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Tuesday, April 23, 2024

Efforts Continue: West Still Trying to Move Frozen Russian Assets to Ukraine, 2 Years Later

Unlocking Frozen Assets: A Controversial Proposal Gains Traction Amidst Ukrainian Funding Uncertainty

Nearly two years have passed since the United States and its allies froze around $300 billion in Russian Central Bank funds as a response to Moscow’s invasion of Ukraine. The unused funds have been a subject of debate, with officials considering the legality of redirecting the money to Ukraine. The proposal is gaining momentum as ongoing allied support for Ukraine faces uncertainties, and the U.S. Congress grapples with providing additional assistance. However, the weaponization of global finance raises concerns about potential repercussions on the U.S. dollar’s global dominance.

President Zelenskyy’s Call for Action

Ukrainian President Volodymyr Zelenskyy has urged for a decisive decision on directing the frozen assets in Western banks towards Ukraine’s defense and reconstruction. Speaking at the World Economic Forum in Davos, Switzerland, Zelenskyy emphasized the potential impact on Russian President Putin, stating, “The more billions he and his oligarchs, friends and accomplices lose, the more likely he will regret starting this war.”

Shift in Biden Administration’s Stance

While the Biden administration had initially dismissed the idea as legally challenging, there is a growing openness to the proposal. Penny Pritzker, the U.S. special representative for Ukraine’s economic recovery, acknowledged the ongoing search for a suitable legal framework at the Davos forum. She emphasized the complexity of the issue, stating, “Get all the lawyers and all the various governments and all the parties really to come together to sort that through. It’s hard, it’s complicated, it’s difficult, and we need to work.”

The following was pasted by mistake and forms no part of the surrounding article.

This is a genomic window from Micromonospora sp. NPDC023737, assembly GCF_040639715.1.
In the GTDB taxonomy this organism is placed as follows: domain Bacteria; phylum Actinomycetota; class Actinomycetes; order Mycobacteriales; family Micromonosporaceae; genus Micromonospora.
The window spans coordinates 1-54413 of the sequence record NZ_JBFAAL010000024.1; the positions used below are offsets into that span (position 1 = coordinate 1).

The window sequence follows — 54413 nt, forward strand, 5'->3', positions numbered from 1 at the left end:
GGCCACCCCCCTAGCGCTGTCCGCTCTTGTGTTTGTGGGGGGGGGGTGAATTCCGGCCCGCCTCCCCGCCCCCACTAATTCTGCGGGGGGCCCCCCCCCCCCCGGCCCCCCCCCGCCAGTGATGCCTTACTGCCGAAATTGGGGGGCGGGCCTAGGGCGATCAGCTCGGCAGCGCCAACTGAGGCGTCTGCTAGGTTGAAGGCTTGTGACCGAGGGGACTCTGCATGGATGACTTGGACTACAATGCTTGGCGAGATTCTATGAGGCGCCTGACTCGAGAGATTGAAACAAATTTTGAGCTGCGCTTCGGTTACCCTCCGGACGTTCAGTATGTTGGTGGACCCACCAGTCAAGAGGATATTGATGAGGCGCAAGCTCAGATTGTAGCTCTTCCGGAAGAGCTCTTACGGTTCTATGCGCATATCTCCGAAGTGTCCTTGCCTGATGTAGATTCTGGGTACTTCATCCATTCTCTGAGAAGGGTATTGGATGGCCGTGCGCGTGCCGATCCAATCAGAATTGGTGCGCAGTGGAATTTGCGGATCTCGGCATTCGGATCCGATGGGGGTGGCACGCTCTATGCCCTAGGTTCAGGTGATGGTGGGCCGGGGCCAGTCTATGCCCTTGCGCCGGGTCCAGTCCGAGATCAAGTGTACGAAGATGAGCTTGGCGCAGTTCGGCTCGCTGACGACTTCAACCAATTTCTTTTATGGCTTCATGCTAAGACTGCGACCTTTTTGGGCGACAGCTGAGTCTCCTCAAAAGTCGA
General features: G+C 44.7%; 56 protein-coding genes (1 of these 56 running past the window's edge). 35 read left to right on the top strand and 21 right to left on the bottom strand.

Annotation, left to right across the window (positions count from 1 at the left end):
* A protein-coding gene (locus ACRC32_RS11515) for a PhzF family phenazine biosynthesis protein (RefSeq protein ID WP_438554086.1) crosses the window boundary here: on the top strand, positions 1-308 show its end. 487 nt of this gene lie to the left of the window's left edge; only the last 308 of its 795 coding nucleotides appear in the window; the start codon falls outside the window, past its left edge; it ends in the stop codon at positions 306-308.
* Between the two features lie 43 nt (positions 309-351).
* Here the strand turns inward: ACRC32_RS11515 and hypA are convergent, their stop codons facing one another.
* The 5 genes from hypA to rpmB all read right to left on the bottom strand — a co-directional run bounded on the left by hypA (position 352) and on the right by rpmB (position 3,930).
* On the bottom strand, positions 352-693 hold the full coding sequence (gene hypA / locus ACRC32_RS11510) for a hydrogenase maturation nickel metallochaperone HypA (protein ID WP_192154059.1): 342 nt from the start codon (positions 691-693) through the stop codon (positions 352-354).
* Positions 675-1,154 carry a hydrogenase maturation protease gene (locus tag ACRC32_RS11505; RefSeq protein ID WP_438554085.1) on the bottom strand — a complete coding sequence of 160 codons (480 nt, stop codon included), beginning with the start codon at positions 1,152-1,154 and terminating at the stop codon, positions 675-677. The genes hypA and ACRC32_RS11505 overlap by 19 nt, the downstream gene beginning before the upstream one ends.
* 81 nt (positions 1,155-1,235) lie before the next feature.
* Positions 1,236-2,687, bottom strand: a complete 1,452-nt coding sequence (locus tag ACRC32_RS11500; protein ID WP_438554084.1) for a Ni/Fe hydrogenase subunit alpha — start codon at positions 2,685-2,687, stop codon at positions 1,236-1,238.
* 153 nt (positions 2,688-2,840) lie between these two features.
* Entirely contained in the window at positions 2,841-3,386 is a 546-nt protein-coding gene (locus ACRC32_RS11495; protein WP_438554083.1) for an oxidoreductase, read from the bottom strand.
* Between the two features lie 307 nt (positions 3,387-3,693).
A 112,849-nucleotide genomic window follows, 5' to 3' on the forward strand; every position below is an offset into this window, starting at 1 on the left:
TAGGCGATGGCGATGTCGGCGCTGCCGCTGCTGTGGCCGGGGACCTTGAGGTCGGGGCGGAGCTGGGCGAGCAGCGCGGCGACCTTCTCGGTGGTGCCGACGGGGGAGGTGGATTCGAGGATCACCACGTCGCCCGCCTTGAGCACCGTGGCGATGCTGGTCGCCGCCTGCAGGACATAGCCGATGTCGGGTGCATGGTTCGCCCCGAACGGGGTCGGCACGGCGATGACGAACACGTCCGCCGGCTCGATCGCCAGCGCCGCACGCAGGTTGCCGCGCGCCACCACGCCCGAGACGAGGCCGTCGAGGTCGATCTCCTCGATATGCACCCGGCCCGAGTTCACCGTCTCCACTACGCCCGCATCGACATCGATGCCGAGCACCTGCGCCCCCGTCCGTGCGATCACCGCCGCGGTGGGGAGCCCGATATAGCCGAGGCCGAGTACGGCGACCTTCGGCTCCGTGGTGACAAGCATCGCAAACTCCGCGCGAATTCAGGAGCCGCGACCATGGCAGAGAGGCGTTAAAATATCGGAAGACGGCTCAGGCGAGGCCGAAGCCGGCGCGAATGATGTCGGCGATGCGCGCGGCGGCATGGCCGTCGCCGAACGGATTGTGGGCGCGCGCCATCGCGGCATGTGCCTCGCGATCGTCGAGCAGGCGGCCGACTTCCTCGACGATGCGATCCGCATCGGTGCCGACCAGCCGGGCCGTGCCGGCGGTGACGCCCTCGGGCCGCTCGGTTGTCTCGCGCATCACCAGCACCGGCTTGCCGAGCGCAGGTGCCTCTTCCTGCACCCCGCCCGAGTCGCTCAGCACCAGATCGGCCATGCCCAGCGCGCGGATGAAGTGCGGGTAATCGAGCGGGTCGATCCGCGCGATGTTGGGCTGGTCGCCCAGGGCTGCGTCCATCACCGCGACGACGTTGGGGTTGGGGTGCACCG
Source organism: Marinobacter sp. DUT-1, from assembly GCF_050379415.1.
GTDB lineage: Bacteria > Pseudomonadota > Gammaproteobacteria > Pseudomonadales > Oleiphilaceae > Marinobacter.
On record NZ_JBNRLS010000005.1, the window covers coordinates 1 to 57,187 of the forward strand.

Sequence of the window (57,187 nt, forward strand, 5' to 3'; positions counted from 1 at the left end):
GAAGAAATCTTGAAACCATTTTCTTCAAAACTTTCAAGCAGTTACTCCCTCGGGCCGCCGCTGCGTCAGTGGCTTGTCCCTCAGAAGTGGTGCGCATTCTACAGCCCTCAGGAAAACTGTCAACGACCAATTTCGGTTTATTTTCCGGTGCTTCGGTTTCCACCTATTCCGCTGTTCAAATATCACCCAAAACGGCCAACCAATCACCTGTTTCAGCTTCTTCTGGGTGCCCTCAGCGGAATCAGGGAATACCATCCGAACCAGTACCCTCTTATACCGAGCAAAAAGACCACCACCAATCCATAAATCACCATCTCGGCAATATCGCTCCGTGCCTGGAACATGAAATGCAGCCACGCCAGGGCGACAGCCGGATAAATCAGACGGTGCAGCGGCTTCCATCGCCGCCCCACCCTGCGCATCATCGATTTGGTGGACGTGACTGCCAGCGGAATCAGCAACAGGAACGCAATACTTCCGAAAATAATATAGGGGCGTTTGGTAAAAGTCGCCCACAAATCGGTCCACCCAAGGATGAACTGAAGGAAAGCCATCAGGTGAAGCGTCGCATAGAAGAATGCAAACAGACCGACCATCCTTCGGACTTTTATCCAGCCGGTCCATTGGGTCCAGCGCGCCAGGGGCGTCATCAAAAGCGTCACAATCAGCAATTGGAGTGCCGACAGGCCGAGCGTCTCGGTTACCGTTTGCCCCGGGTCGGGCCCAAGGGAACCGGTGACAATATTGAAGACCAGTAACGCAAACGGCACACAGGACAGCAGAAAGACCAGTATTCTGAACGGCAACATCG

Legislative Considerations

Bipartisan legislation named the Rebuilding Economic Prosperity and Opportunity for Ukrainians Act is circulating in Washington. The legislation proposes using assets confiscated from the Russian Central Bank and other sovereign assets for Ukraine. While the administration is generally supportive of such legislation, caution is advised, and discussions are ongoing with allies to ensure a coordinated approach.

Challenges and Trade-Offs

Experts highlight the potential trade-offs and challenges associated with seizing frozen assets. Nicholas Mulder, a sanctions expert at Cornell University, cautions that using these assets as a substitute rather than a complement to long-term Western support for Ukraine may undermine sustained funding efforts. The concern is that once the seized funds run out, rallying political support for Ukraine may become more challenging.

Also Read: Antony Blinken Faces Travel Disruption After Plane Incident in Davos

Financial Landscape and International Implications

The U.S. had initially blocked over $600 billion held by Russia outside its borders, with approximately $300 billion belonging to Russia’s Central Bank. Continued sanctions and targeted measures have been imposed on entities with ties to Russian President Vladimir Putin. The World Bank’s damage assessment estimates Ukraine’s reconstruction and recovery costs at $411 billion over the next decade.

Legal and Diplomatic Complexities

The proposal to seize Russian assets faces legal and diplomatic complexities. While some efforts have been made to confiscate funds in specific circumstances, the broader implications on the global financial system are a cause for concern. Administrative decisions to confiscate assets may raise questions about the rule of law and protection of private property.

Current Initiatives and Cautionary Measures

Efforts to seize Russian funds are underway in limited scenarios, with some funds already directed towards rebuilding Ukraine. Belgium, holding the EU presidency, is leading talks on asset seizure. However, EU countries are wary of potential legal challenges and destabilization of the financial system.

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